How Much Better Should We Expect the Bears to Be in 2023?

Brad Biggs at the Chicago Tribune answers your questions:

“What are realistic expectations this year? Anything short of the playoffs would be a disappointment in my opinion … and not a No. 7 seed backing their way into the postseason. — @atown2956

“The Bears have a ton of moves to make before we can evaluate the roster and schedule and offer any informed guesses about the 2023 season. It sounds like you have grand expectations for free agency and the draft. The Bears have to be worlds better on defense and much better on offense to compete for a division title or playoff berth.

“There is plenty of history of worst-to-first turnarounds in the NFL. One complicating factor, a little more than a month before the start of the new league year and free agency, is this roster lacks difference makers. The Bears don’t look anything like the teams you’ll see Sunday in Super Bowl LVII. Right now I think getting closer to .500 would be a realistic goal, but we have to see what moves are in store.”

I’m with Biggs on this. When I envision what a playoff roster looks like and I look at the Bears roster, they are so far apart that I have a very difficult time imagining that the Bears will anywhere get close to that in one off-season.

Grand expectations like this worry me a bit. I think some fans are setting an unrealistic standard for the Bears to turn things around that quickly.

Yes, last to first turnarounds are certainly well-known to happen in the NFL. But it seems to be like it most often happens to teams that have finished last or nearly last fairly consistently for a fairly long period of time. Teams such as the Lions and Jaguars tend to have “fast” turn arounds that actually took years and years. These teams have had a chance to acquire significant talent that has developed for multiple seasons and then acquired top talent in one final draft to suddenly push them over the edge.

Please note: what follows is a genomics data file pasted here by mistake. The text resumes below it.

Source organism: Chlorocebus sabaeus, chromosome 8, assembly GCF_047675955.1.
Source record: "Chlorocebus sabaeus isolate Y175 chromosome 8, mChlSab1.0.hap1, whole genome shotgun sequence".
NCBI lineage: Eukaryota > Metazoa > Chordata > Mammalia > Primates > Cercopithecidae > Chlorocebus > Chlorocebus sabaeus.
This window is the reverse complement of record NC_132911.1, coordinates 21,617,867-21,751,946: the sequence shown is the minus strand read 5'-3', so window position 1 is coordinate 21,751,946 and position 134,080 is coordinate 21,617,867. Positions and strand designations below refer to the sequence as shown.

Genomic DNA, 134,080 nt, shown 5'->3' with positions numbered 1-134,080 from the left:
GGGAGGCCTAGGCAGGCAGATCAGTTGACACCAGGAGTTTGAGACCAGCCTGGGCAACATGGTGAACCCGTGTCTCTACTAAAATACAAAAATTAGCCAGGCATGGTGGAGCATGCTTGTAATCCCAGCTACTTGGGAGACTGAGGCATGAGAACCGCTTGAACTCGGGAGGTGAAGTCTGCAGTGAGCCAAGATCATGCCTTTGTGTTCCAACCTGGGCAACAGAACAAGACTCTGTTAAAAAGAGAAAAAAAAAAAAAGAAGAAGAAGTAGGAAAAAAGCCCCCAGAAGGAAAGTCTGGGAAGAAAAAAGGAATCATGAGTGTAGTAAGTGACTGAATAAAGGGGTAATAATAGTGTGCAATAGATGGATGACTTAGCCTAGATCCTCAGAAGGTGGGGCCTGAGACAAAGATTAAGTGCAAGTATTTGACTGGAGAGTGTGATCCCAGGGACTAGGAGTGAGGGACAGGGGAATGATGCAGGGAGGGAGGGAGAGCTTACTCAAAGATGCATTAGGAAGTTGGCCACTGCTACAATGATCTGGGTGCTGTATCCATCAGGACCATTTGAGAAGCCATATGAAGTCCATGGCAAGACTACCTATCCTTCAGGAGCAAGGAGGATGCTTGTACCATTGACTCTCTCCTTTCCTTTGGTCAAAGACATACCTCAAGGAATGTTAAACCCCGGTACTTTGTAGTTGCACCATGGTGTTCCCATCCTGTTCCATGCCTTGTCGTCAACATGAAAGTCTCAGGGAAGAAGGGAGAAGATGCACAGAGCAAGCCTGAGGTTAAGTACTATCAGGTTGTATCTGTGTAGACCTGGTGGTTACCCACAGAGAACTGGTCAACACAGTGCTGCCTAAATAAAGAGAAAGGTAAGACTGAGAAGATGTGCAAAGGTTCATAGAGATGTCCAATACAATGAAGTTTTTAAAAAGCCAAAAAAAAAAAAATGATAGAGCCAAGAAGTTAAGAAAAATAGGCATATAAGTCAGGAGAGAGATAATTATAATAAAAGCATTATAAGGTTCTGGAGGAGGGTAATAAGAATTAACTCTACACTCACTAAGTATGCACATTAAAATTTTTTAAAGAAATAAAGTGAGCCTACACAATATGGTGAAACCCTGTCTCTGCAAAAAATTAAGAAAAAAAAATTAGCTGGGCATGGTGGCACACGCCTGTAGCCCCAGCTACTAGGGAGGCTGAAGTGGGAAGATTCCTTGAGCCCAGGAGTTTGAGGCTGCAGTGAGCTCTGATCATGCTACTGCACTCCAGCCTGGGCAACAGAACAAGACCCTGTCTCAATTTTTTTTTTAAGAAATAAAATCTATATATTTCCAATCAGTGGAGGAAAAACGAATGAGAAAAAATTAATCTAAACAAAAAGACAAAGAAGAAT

The Bears are not in such a situation. I have been surprised before. But I think it’s dangerous to expect it.

How Much Will the Bears Cash Budget Affect What They Do in Free Agency?

Brad Biggs at the Chicago Tribune answers your questions:

“I know that the Bears have a great deal of cap space to play with this offseason. But it was always my understanding that more cap space can always be made available in the NFL if you really want to do it and that it was the cash budget that is often what determines who you can sign and who you can’t. Do you think that could be a limiting factor for the Bears this offseason? — Tom S., Chicago

“Excellent observation. While cap figures for each team are readily available, what’s never known is the cash budget each team is operating with during a given league year. With nearly $100 million in available cap space for 2023, Ryan Poles has more room than he can realistically use, especially when you consider it’s not expected to be a banner year for free agents.